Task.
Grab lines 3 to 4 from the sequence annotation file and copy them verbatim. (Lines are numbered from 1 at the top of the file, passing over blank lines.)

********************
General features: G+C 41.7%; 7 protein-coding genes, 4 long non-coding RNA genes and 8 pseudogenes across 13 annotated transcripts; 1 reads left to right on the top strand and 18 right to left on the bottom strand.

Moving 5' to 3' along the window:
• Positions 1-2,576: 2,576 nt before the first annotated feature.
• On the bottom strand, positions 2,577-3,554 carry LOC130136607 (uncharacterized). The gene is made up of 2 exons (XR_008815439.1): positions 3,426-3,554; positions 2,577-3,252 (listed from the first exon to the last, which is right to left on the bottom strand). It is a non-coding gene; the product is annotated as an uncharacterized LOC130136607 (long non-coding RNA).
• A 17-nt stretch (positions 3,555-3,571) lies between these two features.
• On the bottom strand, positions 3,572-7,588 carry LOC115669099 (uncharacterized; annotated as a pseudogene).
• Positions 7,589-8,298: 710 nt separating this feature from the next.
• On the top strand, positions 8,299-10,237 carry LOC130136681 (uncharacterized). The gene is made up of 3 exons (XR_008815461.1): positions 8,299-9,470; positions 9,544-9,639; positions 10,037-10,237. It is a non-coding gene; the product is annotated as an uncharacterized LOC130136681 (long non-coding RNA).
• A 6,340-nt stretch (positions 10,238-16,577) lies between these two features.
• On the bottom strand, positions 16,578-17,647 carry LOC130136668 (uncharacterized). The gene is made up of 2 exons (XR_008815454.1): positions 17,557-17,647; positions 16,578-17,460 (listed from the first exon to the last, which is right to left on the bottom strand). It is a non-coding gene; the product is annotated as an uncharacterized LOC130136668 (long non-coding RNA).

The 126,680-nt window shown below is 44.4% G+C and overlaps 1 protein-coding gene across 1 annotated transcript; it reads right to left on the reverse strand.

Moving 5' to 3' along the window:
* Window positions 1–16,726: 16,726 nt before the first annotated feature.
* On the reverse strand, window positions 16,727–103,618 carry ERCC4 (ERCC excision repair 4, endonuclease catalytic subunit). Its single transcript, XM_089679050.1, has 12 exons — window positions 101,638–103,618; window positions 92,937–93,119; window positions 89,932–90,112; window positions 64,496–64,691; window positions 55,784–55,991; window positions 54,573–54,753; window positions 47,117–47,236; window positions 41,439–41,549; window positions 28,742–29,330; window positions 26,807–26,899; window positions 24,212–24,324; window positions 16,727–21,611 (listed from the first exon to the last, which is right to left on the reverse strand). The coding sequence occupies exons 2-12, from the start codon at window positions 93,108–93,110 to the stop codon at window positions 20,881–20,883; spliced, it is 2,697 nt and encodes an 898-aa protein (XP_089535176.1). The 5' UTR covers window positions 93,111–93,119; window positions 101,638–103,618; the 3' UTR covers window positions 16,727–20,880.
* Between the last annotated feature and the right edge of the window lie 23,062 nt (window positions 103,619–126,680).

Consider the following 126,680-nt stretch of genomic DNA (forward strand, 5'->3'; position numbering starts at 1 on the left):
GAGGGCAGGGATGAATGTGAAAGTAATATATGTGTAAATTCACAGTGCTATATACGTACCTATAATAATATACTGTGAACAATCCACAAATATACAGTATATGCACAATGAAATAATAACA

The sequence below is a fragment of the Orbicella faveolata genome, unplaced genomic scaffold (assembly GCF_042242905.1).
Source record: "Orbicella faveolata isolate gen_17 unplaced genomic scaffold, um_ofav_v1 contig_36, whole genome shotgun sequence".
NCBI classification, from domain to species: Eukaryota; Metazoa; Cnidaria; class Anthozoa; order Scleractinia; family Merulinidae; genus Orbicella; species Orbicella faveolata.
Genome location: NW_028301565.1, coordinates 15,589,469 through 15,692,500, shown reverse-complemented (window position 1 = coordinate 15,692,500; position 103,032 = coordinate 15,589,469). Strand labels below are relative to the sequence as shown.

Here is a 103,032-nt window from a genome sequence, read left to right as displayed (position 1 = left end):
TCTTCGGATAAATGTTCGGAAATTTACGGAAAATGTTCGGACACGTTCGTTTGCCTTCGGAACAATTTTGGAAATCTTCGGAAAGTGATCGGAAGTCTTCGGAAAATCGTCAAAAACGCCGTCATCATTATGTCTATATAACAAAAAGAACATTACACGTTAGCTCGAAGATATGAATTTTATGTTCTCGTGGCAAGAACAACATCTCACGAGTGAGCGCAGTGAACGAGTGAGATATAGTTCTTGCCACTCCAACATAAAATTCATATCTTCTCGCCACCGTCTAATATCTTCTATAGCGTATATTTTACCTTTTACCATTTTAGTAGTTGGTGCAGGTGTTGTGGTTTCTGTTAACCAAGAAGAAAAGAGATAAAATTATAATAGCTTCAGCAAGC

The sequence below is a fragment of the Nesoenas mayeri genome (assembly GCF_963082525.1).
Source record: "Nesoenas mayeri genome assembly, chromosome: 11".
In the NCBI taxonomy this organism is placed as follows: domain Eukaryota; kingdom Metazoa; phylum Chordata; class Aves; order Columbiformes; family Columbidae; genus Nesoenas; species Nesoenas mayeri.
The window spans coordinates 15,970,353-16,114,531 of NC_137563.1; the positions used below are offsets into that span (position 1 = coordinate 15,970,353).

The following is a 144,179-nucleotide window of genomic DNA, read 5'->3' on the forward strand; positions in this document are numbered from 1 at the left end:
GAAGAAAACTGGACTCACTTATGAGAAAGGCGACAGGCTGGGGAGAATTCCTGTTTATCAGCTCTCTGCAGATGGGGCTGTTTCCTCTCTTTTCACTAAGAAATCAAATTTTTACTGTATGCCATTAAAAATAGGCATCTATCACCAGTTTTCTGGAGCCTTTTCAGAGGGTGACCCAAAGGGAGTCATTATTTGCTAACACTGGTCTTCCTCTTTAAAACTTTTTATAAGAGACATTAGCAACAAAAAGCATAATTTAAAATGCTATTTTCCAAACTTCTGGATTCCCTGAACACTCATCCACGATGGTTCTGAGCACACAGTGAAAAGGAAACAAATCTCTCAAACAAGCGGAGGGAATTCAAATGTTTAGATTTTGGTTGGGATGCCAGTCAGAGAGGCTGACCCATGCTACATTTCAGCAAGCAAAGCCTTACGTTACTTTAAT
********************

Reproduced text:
• Positions 1-2,576: 2,576 nt before the first annotated feature.
• On the bottom strand, positions 2,577-3,554 carry LOC130136607 (uncharacterized). The gene is made up of 2 exons (XR_008815439.1): positions 3,426-3,554; positions 2,577-3,252 (listed from the first exon to the last, which is right to left on the bottom strand). It is a non-coding gene; the product is annotated as an uncharacterized LOC130136607 (long non-coding RNA).